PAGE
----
ARLINGTON, Texas — Jordan Montgomery insists there are no hard feelings.
Of course, he is about to start Game 2 of the World Series on Saturday for the Rangers, so the Yankees trading him away last summer has worked out just fine on his end.
But Montgomery has spent this month proving that he could, in fact, be an impact starter in the postseason after the Yankees dealt him last year for Harrison Bader in part because they did not see the left-hander being in their playoff rotation.
“You can’t do it unless you get the opportunity,” Montgomery said on Thursday at Globe Life Field. “I think I’ve always thrown in big games my entire life, from high school to college to the minor leagues. … So I just needed an opportunity.”
It just never came with the Yankees. Montgomery only started one playoff game during his six-year tenure in The Bronx: Game 4 of the 2020 ALDS, when he threw four innings of one-run ball against the Rays to help extend the series.
As a rookie in 2017, Montgomery was on the ALDS and ALCS rosters but did not pitch.
He missed the 2018 playoffs while rehabbing Tommy John surgery and was left off the 2019 playoff rosters after only making it back in time to throw four innings that September.
The Yankees’ playoff run in 2021 lasted just one game and then by the 2022 trade deadline, they expected their postseason rotation to feature Gerrit Cole, Luis Severino, Frankie Montas and Nestor Cortes.
In their eyes, that made Montgomery expendable to acquire Bader.
“I’ve got no bad blood,” Montgomery said. “The Yankees drafted me, gave me [six] good years of being in the big leagues. I’ve got a lot of really good relationships still over there. Media can try to stir up as much bad blood, but I got nothing but respect for them.”
“It’s understandable why I didn’t [get that opportunity with the Yankees],” he later added. “But I’m happy to have it now.”
The 30-year-old Montgomery has thrived under the postseason spotlight this month, posting a 2.16 ERA across 25 innings (four starts and one key relief appearance in Game 7 of the ALCS).
His October — along with posting a 3.20 ERA in 32 starts this season split between the Cardinals and Rangers — has him set up nicely to cash in this offseason as a free agent.
“Jordan has come face to face [with the fact] that he’s a pretty darn good pitcher,” said Rangers pitching coach Mike Maddux, who worked with Montgomery in the same role last year with the Cardinals. “No stage is too big for him because they’re all equal. He treats everything the same. He treats every inning the same, every at-bat the same. That’s what I like about Jordan.”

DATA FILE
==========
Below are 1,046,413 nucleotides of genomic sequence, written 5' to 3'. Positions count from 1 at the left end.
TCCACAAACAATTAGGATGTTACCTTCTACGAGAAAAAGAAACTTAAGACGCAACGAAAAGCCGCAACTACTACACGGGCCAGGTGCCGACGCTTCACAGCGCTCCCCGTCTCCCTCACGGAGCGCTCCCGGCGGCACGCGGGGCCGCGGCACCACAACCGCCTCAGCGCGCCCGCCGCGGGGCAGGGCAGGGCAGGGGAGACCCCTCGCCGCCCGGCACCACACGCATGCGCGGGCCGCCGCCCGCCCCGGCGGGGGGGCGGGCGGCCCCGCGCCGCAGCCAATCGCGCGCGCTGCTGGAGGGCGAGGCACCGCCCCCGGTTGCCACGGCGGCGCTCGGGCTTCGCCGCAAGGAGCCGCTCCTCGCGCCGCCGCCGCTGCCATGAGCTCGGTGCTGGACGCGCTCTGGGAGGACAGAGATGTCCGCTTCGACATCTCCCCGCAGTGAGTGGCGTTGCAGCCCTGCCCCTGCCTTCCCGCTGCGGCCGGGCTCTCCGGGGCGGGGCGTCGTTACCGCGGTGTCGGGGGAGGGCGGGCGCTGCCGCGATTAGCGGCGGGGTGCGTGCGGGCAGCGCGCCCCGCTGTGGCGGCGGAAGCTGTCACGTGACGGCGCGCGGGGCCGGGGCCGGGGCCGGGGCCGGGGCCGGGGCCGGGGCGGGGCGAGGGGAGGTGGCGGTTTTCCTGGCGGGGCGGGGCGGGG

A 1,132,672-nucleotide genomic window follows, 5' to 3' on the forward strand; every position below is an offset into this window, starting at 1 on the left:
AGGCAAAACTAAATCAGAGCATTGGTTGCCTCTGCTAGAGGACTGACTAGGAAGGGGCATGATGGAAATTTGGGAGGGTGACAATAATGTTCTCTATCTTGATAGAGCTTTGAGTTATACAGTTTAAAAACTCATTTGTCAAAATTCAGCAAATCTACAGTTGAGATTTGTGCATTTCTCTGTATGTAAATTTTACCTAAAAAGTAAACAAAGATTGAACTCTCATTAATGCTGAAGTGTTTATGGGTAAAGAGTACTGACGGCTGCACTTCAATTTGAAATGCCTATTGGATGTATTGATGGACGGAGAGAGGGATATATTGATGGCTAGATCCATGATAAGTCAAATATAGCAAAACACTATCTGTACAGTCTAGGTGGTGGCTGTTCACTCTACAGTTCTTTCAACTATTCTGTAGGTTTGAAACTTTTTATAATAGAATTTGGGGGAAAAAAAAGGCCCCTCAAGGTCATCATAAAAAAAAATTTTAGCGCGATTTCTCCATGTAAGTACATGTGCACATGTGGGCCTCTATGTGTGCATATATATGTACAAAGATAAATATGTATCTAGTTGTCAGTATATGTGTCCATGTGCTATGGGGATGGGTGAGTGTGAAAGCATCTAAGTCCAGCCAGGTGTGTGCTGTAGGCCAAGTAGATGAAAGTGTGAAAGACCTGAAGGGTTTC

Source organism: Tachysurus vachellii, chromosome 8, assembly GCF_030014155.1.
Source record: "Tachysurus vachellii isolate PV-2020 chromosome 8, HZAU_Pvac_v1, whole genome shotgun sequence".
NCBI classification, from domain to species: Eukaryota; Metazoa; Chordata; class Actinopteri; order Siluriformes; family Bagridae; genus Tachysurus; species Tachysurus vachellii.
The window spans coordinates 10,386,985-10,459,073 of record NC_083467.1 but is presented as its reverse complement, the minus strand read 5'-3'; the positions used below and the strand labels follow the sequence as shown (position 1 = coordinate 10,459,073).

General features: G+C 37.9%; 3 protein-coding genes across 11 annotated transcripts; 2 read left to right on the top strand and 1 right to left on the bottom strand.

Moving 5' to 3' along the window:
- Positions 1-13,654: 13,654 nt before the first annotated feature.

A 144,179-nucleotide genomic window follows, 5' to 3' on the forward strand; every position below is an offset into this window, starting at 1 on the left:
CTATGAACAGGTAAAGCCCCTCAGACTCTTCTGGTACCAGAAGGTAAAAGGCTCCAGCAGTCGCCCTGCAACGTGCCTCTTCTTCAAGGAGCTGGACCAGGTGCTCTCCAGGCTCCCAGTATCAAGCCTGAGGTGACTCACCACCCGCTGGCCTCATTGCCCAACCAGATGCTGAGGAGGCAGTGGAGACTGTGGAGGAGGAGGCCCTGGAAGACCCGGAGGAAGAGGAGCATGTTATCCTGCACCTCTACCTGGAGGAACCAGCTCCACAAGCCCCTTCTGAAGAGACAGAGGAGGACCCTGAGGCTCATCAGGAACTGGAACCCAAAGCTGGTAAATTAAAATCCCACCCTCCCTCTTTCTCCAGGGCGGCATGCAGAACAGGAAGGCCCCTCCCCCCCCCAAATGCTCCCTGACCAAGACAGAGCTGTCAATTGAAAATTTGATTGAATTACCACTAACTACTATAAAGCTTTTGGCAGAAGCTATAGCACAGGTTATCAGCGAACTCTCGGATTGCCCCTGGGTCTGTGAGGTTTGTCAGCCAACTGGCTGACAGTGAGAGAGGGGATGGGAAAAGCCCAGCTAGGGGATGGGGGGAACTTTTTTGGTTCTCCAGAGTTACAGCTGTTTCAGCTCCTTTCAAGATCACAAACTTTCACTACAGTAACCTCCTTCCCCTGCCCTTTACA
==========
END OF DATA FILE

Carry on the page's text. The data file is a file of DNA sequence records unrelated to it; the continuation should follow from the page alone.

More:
Maddux said the even-keeled Montgomery has “gotten much better on game preparation” since arriving in St. Louis from the Yankees.
Montgomery himself pointed to his stuff getting better, his delivery being cleaner, throwing with more conviction, executing more and being stronger and heavier.
“For me, he’s got a great feel for how to change speeds right now,” Max Scherzer said. “He knows how to pitch. Kind of throw all the metrics out the window, it goes back to the basics of he knows how to locate, he knows how to change speeds — stuff that we used to talk about, he excels at. I feel like that’s why we’re seeing him pitch his best games right now in the postseason.”
Montgomery said “a ton” of Yankees have reached out to him during his playoff run, including Gerrit Cole, Aaron Judge and Aaron Boone, among others.
He still has plenty of fans inside the Yankees clubhouse, which could be part of why Montgomery insists he does not feel any resentment toward his old team giving up on him.
“It’s been great, just to kind of show what I’m worth, what I can do and what I’m capable of,” Montgomery said. “I had a career [3.94 ERA] with the Yankees, I wasn’t a bad pitcher. But I’ve kind of matured, gotten better every year and I’m having the best year so far.”